I guess something like this comes down to do you believe they can hold off on a regulatory action to seize them, then grow to positive earnings as economy heals.  On a normalized earnings basis this is a $6 to $10 stock, and it sells for 80 cents.  But there is a non zero risk here of them blowing up.

 

In any case, I am very interested in understanding what an acquirer might pay for them today, with negative earnings, based on some alternative valuation approach.

 

You should really go away from these kind of banks. Be aware of regulatory risks!

 

I think it's very situation dependent, there are MANY great banks that are cheap, so if you're into shooting fish in a barrel those are the ones to buy.  But there are certain industry dynamics that can make a trade like FMAR attractive. 

 

I have heard of one fund manager who looks for average bank subsidiaries and terrible holding companies.  That dynamic alone is a catalyst because the FDIC will prevent upstreaming dividends, which can mean a potential bankruptcy scenario for the holdco, and that means motivated managers.  A sale usually follows.

 

I agree though, don't invest in banks (read the actual bank, not the holdco) that are losing a lot of money and have negative equity, their days are numbered.  The situation is different when the bank is in moderate or healthy shape, but the holdco is not.

 

It's VERY important to distinguish between the bank and the bank holding company.

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What are some valuation approaches we could use to value a bank with negative book value and negative earnings?  My feeling is that the best approach might be to determine an enterprise value based on customer deposits and back out value of preferred shares and debt.  What do others think?

 

One such bank is FMAR.  They have negative book as a result of the real estate collapse.  They had positive earnings but that has gone negative.  I assume that this is because refinancings accounted for most of those earnings and now those have gone away.  They are raising bank fees and I don't know how much closer that can get them to breakeven.

 

They have about $15M of preferreds coming due at end of year (much of it was bought back below par in the past).  This was amount due as of quite some time ago.  I haven't referred to recent filings.  But the bottom line was that the full par value of what is due immediately didn't look like a bank-busting event.  They ought to be able to clear that hurdle.

 

I guess something like this comes down to do you believe they can hold off on a regulatory action to seize them, then grow to positive earnings as economy heals.  On a normalized earnings basis this is a $6 to $10 stock, and it sells for 80 cents.  But there is a non zero risk here of them blowing up.

 

In any case, I am very interested in understanding what an acquirer might pay for them today, with negative earnings, based on some alternative valuation approach.

 

The key part to ask is the bank profitable and then is the holding company profitable. You can value the bank separately from the holding company.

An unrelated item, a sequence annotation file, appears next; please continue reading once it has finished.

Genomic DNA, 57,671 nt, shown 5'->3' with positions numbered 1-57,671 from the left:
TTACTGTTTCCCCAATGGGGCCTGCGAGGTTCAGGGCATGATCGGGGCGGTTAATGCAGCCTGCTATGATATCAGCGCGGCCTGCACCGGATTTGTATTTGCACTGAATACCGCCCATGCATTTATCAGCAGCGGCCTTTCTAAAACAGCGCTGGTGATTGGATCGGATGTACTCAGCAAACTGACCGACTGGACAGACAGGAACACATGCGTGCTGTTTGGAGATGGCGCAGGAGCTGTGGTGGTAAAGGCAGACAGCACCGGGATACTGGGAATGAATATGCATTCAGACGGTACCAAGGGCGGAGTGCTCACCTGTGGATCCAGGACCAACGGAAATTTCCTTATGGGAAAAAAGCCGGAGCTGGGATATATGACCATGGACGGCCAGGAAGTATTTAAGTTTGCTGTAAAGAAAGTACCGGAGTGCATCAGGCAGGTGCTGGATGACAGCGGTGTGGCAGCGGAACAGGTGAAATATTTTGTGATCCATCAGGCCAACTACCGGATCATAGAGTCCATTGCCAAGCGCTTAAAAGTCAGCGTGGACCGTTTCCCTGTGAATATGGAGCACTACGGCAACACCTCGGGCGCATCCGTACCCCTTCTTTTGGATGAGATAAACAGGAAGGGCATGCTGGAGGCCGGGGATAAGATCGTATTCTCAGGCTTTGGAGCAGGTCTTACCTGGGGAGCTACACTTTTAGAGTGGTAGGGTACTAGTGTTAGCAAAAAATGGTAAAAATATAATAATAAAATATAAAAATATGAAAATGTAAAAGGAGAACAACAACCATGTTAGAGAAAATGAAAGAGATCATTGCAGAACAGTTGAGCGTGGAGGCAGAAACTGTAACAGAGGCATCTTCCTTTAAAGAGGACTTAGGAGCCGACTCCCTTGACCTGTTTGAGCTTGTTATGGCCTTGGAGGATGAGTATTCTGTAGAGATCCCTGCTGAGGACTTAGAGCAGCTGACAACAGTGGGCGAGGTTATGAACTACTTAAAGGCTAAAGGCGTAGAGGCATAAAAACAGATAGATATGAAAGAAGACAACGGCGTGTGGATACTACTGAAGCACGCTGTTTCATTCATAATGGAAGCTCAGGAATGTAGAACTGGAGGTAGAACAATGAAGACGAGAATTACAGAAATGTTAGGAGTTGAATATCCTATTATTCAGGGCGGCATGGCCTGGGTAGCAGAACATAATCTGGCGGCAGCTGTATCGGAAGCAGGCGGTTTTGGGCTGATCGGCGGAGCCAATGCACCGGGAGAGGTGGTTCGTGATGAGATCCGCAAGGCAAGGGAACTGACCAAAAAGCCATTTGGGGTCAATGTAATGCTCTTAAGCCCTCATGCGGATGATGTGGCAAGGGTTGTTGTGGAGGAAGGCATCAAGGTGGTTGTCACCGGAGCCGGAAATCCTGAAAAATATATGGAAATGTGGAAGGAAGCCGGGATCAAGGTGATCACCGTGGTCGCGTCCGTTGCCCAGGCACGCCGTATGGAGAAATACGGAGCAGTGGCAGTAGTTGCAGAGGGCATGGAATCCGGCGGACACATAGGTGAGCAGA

In FMAR's case, the bank is on rocky footing and I would run as fast as I could.  Tier one at 3.55%? Likely a Chapter 11 363 sale with no value for equity holders. At a conference in the past week and the FDIC representative indicated that he expects to see a higher level of 363 sales like Wilbur Ross's Talmer Bancorp's bid for Capitol Bancorp's four charters (http://on.wsj.com/1aIcp3c).  The answer was in response to holding companies who are unable to get dividends from their banks sufficient enough to cover their debts (TRUPS and otherwise).  I would agree.

 

However, there are instances where maybe there is some residual value if the underlying bank is performing in line with its competitors and has the ability to upstream dividends to pay down debt and create value for the holding company. However, it should be doing so not at the expense of future profitability and growth at the bank. Hard to establish and find. Better to bet on Talmer and other buyers in any case as more value is likely created from these situations on the buying side than the selling side in my opinion.

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First off, awesome question!  Here are my thoughts:

 

Banks are regulated, as such a bank (not a holding company) with negative equity is going to end up being liquidated very quickly by the FDIC.  What's important in this investment is to break out the subsidiary bank and the holding company that owns the bank.

 

The bank itself has $45m in equity and lost $387k in the last quarter.  They charged off $1.5m in loans, which if that comes down the subsidiary will be break-even or profitable.  I do have some concern for the bank itself, their net interest income isn't all that high and it isn't covering expenses.  They have a lot of non-interest income that is related to mortgage origination, not that this is bad, just something to keep in mind.

 

The bank doesn't have that much of an equity cushion, if they do continue to generate losses it's possible the regulator could force a sale.

 

What's interesting is this is a case where the subsidiary bank has value, they could be acquired easily, but the holding company doesn't have much at all.